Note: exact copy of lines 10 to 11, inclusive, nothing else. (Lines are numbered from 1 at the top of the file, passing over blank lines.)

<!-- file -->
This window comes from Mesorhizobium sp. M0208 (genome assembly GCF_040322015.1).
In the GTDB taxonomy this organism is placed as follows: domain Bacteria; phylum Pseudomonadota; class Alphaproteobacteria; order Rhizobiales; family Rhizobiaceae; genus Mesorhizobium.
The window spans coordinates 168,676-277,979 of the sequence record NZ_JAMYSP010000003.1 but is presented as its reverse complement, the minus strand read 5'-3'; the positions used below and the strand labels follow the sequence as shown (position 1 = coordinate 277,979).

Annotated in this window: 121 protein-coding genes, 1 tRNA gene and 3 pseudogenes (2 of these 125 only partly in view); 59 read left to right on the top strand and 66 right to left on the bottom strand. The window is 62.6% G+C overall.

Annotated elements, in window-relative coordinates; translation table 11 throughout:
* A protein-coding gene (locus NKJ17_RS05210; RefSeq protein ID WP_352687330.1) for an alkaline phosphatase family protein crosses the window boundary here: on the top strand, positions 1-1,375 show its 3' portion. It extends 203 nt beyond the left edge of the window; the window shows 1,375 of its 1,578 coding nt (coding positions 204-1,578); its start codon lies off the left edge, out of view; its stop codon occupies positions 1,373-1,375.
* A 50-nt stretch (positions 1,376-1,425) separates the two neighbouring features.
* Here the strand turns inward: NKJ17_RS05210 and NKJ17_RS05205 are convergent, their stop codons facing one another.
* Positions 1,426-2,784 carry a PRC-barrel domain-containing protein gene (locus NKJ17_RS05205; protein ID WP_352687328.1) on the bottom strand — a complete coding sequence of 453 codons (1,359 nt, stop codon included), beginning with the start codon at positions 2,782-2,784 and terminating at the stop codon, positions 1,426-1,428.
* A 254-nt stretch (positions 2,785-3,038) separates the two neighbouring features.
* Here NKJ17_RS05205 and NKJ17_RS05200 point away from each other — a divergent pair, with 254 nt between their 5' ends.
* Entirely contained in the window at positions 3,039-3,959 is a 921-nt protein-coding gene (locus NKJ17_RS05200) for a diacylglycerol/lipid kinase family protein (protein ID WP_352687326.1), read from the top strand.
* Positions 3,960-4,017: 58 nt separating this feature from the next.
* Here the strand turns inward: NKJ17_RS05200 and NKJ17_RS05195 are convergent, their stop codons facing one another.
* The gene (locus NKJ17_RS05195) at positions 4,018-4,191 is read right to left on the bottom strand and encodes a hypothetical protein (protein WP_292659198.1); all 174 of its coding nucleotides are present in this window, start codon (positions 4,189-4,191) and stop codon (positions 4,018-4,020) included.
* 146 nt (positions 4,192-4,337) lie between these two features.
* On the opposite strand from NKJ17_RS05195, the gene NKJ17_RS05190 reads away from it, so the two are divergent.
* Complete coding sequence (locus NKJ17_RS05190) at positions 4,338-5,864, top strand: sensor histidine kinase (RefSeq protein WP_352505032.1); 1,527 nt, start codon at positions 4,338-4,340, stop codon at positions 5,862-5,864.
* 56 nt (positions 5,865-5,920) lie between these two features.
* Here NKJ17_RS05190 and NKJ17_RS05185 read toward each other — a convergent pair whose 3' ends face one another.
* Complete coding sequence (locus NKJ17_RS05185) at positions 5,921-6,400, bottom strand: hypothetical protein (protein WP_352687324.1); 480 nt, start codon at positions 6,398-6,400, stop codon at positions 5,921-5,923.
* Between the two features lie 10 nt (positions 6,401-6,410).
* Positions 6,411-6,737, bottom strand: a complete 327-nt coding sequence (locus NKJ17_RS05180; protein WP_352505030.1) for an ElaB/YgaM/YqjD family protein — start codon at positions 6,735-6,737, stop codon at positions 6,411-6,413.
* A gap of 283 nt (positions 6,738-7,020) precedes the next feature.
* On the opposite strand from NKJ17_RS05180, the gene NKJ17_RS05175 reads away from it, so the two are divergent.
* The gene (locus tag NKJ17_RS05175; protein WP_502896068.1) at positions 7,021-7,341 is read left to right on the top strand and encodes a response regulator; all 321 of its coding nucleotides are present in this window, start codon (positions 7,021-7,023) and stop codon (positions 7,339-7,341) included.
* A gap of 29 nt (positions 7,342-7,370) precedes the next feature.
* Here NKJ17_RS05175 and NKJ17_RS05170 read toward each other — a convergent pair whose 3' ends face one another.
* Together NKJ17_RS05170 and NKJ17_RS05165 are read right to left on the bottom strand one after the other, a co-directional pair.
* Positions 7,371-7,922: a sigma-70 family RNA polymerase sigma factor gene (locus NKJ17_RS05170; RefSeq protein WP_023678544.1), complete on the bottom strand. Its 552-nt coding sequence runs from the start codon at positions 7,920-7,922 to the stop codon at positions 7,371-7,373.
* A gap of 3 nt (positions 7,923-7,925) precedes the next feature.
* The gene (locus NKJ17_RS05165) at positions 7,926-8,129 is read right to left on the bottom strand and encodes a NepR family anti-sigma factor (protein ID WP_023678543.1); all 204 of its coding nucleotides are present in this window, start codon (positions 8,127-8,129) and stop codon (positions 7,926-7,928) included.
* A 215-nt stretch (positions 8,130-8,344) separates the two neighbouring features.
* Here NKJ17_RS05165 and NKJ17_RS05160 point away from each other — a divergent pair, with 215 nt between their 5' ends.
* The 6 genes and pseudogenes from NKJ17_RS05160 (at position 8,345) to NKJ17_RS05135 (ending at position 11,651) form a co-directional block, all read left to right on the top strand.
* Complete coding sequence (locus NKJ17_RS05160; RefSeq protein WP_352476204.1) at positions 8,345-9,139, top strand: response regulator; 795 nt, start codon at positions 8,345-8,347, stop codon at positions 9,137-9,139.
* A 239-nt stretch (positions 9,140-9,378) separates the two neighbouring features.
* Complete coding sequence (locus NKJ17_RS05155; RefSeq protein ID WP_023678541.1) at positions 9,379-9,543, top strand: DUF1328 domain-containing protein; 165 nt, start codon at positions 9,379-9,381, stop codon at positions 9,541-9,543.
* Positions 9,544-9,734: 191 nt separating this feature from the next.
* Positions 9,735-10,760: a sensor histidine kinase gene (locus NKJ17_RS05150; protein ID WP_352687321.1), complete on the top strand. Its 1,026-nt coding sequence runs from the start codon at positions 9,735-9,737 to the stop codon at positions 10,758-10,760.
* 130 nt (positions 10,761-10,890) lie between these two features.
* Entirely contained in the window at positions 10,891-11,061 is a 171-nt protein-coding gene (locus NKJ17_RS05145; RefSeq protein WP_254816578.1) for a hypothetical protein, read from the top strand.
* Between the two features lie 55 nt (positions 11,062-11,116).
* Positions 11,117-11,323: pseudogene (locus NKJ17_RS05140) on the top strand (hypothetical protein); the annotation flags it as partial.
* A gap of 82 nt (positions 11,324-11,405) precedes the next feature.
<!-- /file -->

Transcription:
* A 254-nt stretch (positions 2,785-3,038) separates the two neighbouring features.
* Here NKJ17_RS05205 and NKJ17_RS05200 point away from each other — a divergent pair, with 254 nt between their 5' ends.